The Great Tribal Maze

Elaborate genealogies have been woven around Qais Abdul Rashid (Abdur Rashid), who is assumed to be the primal ancestor of all Pashtuns.9 Pashtun genealogies originated in seventeenth-century Mughal courts and were written by court scribe Naematullah. These genealogies eventually found their way to British colonial ethnographies and are sometimes mentioned in modern books on the region. Their only relevance today is that they sketch a very rough chart of the relationship of different tribes to each other, or different lineages within tribes.10

Under the prevailing classifications, Pashtuns are divided into four main tribal groupings: the Sarbani, Bhittani (Bitan), Ghurghust and Karlani. The first three were considered to be the sons of Qais, while the fourth, Karlani, was an adopted son. The Sarbanis are divided into two branches: the Sharkbun and the Kharshbun. The most significant tribes of this branch today are the Sherani, the Tareen, the Urmer (an adopted tribe), the Durranis,11 Khalils, Mohmands, Daudzai, Chamkanis, Yousafzai, Shinwari, Kasi and Tarkalani.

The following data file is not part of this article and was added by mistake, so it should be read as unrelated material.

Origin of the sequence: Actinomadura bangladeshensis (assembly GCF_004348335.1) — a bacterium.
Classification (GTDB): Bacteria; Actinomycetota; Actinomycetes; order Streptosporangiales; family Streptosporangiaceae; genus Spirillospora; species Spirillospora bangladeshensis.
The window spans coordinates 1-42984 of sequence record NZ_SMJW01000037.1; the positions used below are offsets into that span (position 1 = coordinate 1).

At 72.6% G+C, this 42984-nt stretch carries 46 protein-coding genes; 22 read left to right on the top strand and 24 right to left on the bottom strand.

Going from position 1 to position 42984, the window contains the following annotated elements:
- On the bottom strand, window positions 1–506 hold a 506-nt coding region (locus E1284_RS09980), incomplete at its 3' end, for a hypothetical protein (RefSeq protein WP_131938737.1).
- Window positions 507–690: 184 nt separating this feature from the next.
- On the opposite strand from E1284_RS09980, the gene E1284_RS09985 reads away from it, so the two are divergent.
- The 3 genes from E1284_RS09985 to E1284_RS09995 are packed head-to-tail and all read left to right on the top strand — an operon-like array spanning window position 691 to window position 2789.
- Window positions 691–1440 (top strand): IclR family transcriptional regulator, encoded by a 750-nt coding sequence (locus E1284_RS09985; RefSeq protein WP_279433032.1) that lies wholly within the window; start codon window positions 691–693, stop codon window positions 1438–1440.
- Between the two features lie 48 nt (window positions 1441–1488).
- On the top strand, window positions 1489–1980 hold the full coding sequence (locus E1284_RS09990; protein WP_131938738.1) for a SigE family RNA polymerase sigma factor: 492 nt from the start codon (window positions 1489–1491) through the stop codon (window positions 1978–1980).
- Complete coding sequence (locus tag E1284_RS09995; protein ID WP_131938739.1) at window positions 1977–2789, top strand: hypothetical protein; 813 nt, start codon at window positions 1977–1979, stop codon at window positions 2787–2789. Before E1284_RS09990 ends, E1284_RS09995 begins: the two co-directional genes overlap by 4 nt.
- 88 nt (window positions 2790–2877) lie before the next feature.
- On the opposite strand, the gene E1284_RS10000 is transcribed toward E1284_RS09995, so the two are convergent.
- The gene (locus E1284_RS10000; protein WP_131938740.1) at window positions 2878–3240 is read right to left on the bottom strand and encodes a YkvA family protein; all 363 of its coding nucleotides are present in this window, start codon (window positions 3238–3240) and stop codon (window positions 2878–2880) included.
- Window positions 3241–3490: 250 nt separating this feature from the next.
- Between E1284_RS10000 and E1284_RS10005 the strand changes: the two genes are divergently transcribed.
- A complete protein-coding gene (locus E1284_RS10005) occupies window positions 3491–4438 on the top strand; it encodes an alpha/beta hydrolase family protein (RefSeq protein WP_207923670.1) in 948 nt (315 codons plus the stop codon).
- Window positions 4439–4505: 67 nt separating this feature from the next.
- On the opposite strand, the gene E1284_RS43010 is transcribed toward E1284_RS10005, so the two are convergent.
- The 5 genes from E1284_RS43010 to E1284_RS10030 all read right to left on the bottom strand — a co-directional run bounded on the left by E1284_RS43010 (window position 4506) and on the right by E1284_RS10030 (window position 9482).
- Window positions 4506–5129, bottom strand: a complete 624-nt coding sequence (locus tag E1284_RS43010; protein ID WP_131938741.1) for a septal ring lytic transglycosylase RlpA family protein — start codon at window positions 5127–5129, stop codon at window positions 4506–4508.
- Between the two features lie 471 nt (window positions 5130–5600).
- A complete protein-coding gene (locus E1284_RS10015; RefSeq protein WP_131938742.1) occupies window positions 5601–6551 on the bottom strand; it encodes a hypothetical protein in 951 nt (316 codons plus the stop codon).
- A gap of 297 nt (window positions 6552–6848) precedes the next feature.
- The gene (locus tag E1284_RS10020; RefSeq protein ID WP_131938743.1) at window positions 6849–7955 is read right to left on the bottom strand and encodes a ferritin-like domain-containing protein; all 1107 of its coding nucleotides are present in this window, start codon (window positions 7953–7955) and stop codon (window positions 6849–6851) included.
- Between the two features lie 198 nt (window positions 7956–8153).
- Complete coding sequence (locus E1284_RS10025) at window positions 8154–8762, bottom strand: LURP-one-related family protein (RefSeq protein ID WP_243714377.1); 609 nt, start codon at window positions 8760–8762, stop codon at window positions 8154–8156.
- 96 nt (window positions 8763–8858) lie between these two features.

The second branch, the Bhittani, consists of the Bhittanis, Niazis, the Lodhis, Marwats, Babars, Gandapurs and Kundis, and the Ghilzai confederacy. The Ghilzais are one of the largest nomadic populations in the world, known for their seasonal migratory herders called kuchis. The Hotak, Sulaiman Khel, Kharoti, Ali Khel, Nasar and Taraki are the main Ghilzai tribes.12

The Ghurghust branch includes the Kakar, Mando Khel, Musa Khel and Panri tribes, who inhabit districts of Balochistan Province in Pakistan. The Safi and Gadun (Jadun) tribes are found in Pakistan’s Khyber Pakhtunkhwa Province, the Tribal Areas and in eastern Afghanistan.

The fourth major grouping was little known to Mughal scribes. The Karlani preserve aspects of pristine tribal organisation, supplemented by intricate traditional laws. Its members live today on both sides of the Afghan-Pakistan border. The Karlani include some of the most famous Pashtun tribes, among them the Afridis, the Khattaks, Mangal, Zadran, Muqbil, Zazi (Jaji), Bangash, Mehsud (Maseed), Orakzai, Khugiani, Daur, Bannuchi, Wardak, Turi and Wazirs.13 This great tribal maze makes the Pashtuns the world’s largest tribally organised society.


This is an excerpt from The Pashtuns: The Unresolved Key to the Future of Pakistan and Afghanistan by Abubakar Siddique.

The book released today!

You could get it here:


The Penguin India Blog